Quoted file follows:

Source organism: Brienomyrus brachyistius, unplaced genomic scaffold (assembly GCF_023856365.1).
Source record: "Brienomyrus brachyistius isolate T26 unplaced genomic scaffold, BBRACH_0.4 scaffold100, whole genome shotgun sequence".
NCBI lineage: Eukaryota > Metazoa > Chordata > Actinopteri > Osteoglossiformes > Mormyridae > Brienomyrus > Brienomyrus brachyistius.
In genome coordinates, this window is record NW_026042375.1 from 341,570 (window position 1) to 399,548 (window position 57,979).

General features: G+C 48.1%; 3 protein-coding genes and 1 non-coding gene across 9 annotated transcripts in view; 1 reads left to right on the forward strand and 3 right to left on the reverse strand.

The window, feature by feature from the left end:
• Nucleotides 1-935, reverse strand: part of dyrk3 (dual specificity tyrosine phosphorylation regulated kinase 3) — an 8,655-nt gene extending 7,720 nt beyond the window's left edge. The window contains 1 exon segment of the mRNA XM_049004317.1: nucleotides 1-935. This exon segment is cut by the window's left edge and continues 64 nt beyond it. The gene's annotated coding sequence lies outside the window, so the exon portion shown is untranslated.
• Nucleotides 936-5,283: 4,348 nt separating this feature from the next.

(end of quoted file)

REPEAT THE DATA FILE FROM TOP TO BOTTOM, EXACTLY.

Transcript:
Source organism: Brienomyrus brachyistius, unplaced genomic scaffold (assembly GCF_023856365.1).
Source record: "Brienomyrus brachyistius isolate T26 unplaced genomic scaffold, BBRACH_0.4 scaffold100, whole genome shotgun sequence".
NCBI lineage: Eukaryota > Metazoa > Chordata > Actinopteri > Osteoglossiformes > Mormyridae > Brienomyrus > Brienomyrus brachyistius.
In genome coordinates, this window is record NW_026042375.1 from 341,570 (window position 1) to 399,548 (window position 57,979).

General features: G+C 48.1%; 3 protein-coding genes and 1 non-coding gene across 9 annotated transcripts in view; 1 reads left to right on the forward strand and 3 right to left on the reverse strand.

The window, feature by feature from the left end:
• Nucleotides 1-935, reverse strand: part of dyrk3 (dual specificity tyrosine phosphorylation regulated kinase 3) — an 8,655-nt gene extending 7,720 nt beyond the window's left edge. The window contains 1 exon segment of the mRNA XM_049004317.1: nucleotides 1-935. This exon segment is cut by the window's left edge and continues 64 nt beyond it. The gene's annotated coding sequence lies outside the window, so the exon portion shown is untranslated.
• Nucleotides 936-5,283: 4,348 nt separating this feature from the next.